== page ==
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Politics

San Diego's Climate Action Plan Moves To City Council

City officials, union leaders, environmentalists at a press conference in support of San Diego's Climate Action Plan, Nov. 30, 2015.
Claire Trageser
City officials, union leaders, environmentalists at a press conference in support of San Diego's Climate Action Plan, Nov. 30, 2015.

San Diego’s Climate Action Plan Moves To City Council
A plan to slash the city of San Diego’s carbon emissions in half in 20 years took another step closer to adoption Monday.

A plan to slash the city of San Diego’s carbon emissions in half in 20 years took another step closer to adoption Monday when the City Council’s Environment Committee voted unanimously to forward it to the full City Council.

The council will hear the plan on Dec. 15.

City staff have been working on the Climate Action Plan for two years. It outlines five strategies for cutting emissions, including constructing more energy and water efficient buildings, promoting cycling, public transit and walking over commuting by car, and transitioning the city to only using renewable energy in 20 years.

San Diego Climate Action Plan Final
The final draft of San Diego's Climate Action Plan.
To view PDF files, download Acrobat Reader.

City Councilman Todd Gloria, who first released a draft plan when serving as interim mayor in early 2014, said the current plan sticks to his original vision.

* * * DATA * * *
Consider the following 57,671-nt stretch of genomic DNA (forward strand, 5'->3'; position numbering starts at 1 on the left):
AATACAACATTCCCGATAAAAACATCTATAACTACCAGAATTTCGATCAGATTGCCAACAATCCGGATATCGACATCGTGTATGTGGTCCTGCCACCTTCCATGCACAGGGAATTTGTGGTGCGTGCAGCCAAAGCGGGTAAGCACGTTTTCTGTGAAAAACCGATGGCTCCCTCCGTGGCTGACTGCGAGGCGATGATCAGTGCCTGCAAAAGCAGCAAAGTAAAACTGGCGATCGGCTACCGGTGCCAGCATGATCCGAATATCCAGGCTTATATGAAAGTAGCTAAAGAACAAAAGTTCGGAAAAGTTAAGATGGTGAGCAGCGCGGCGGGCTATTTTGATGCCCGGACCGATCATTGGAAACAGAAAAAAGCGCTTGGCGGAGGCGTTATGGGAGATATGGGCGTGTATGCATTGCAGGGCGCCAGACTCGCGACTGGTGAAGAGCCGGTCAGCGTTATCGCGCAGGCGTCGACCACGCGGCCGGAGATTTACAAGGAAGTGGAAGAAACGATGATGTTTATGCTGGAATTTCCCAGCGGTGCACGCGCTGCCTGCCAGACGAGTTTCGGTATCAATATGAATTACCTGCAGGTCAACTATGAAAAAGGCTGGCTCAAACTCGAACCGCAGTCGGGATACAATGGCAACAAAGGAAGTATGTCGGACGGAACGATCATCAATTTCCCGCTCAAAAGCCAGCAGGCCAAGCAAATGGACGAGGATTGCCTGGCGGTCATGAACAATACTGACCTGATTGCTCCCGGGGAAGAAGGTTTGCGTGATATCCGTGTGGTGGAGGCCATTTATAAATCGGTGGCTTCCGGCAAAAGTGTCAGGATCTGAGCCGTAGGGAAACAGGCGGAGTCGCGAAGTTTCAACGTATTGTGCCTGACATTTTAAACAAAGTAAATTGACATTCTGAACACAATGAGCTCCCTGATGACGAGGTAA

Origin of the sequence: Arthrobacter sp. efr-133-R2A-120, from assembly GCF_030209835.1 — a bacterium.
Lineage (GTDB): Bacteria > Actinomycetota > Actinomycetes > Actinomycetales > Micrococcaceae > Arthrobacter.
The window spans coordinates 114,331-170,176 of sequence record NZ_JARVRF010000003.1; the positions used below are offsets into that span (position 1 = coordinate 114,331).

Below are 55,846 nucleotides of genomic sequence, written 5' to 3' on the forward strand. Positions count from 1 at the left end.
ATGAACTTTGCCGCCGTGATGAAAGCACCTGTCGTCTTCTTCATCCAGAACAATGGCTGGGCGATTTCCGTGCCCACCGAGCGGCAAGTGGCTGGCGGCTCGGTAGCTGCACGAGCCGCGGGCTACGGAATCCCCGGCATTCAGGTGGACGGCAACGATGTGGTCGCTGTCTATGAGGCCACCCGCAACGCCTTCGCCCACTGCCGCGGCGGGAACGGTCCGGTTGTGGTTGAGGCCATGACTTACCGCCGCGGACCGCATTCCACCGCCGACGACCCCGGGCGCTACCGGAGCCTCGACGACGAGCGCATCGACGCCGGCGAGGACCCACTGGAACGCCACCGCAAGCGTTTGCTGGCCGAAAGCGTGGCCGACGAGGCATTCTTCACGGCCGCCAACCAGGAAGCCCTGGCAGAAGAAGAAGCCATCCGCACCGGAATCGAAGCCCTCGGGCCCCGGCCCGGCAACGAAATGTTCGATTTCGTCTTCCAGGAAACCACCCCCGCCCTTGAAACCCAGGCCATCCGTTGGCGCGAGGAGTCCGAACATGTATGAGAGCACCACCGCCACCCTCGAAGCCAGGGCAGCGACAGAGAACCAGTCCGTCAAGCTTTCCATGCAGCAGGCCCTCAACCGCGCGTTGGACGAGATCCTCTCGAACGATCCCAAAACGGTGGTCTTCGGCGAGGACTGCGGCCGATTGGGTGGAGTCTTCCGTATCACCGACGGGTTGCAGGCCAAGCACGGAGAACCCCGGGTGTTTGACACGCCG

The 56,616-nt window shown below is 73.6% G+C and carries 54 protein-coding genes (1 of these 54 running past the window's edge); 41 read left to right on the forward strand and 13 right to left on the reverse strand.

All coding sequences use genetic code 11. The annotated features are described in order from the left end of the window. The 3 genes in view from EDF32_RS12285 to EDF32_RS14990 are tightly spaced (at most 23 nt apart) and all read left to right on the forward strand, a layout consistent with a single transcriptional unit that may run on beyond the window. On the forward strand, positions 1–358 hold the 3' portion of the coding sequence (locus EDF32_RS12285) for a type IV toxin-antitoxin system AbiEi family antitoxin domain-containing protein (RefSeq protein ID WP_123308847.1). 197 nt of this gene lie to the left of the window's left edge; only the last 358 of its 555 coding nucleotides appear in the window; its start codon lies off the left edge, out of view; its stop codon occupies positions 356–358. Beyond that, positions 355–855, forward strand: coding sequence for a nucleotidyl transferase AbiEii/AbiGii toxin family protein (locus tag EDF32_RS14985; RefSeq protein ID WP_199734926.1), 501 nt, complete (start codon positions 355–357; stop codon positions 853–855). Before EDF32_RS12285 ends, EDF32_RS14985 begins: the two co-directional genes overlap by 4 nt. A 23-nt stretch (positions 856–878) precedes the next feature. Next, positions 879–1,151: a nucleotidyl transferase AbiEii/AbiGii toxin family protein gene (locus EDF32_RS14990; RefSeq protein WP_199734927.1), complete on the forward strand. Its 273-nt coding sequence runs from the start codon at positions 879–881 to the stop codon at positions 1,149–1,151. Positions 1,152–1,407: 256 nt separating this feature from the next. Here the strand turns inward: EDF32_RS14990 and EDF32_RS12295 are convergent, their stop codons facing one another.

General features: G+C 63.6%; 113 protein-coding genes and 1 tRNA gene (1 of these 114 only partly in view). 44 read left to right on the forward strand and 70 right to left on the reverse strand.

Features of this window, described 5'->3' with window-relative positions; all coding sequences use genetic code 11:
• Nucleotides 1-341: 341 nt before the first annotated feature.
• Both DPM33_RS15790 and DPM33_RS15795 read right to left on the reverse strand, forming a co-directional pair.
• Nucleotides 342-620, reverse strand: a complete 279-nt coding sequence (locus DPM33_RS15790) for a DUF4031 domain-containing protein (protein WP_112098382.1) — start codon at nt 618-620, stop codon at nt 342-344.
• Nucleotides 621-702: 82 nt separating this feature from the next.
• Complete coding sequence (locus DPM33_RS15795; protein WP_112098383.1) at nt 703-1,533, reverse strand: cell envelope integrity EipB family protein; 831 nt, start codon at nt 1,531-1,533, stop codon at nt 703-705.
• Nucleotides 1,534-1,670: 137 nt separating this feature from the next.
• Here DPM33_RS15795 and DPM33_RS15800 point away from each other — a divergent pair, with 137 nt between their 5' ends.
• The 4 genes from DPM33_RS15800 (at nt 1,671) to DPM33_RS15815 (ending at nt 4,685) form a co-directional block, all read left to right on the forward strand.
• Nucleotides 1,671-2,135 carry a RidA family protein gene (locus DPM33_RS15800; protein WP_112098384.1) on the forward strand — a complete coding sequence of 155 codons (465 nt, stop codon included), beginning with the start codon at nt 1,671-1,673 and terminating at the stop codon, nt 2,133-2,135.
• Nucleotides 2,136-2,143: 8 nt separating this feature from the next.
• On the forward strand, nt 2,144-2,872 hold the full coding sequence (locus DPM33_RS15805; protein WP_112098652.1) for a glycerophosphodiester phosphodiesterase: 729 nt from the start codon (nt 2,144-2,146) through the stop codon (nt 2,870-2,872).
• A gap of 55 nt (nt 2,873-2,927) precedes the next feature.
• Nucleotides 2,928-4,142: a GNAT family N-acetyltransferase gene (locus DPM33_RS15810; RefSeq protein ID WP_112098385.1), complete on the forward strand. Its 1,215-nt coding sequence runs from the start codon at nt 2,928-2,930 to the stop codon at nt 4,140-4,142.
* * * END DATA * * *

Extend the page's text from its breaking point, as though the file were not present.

"This plan demonstrates that San Diego is a progressive leader in addressing climate change," he said. "That we value our people and our environment enough to commit to progressive measurable outcomes in this plan."

In a statement after the meeting, Mayor Kevin Faulconer said the vote means "San Diego is one step closer to ensuring America’s Finest City becomes America’s Cleanest City as we work together to reduce pollution and create the green jobs of the future."

"The bipartisan support shown in today’s committee vote, combined with the support from local business and environmental groups, underscores that leaving a better San Diego to our children is something we can all get behind,” he said.

The plan and its environmental impact report outline specific targets to help achieve greenhouse gas reductions.

For example, increasing the number of people who commute by public transit from 10 percent to 25 percent, by bike from 1 percent to 18 percent and by foot from 1 percent to 7 percent by 2035. Those goals only apply to people who live within a half mile of existing or planned transit stops.

That means cutting the number of San Diegans in those areas who commute by car from 87 percent to 50 percent by 2035.

The plan's environmental impact report suggests that those changes would cut carbon emissions by 36.1 percent by 2020 and by an additional 10.9 percent by 2035.

City Councilman David Alvarez, who chairs the environment committee, said the plan is legally binding, but also called for establishment of a working group to monitor the city's progress in meeting its targets and for enough funding to achieve the plan's goals.

"If we don't do that then the plan will not mean very much," he said. "It will just sit on a shelf."

Included in the environment committee's action was a direction to city staff to bring an implementation and funding plan to the City Council by April 1, 2016.

The plan also would commit the city to using 100 percent renewable energy by 2035, either through an alternative energy program called community choice aggregation, "or another program."

Under community choice, the city would decide where to buy its energy from, but still use SDG&E’s grid to deliver electricity.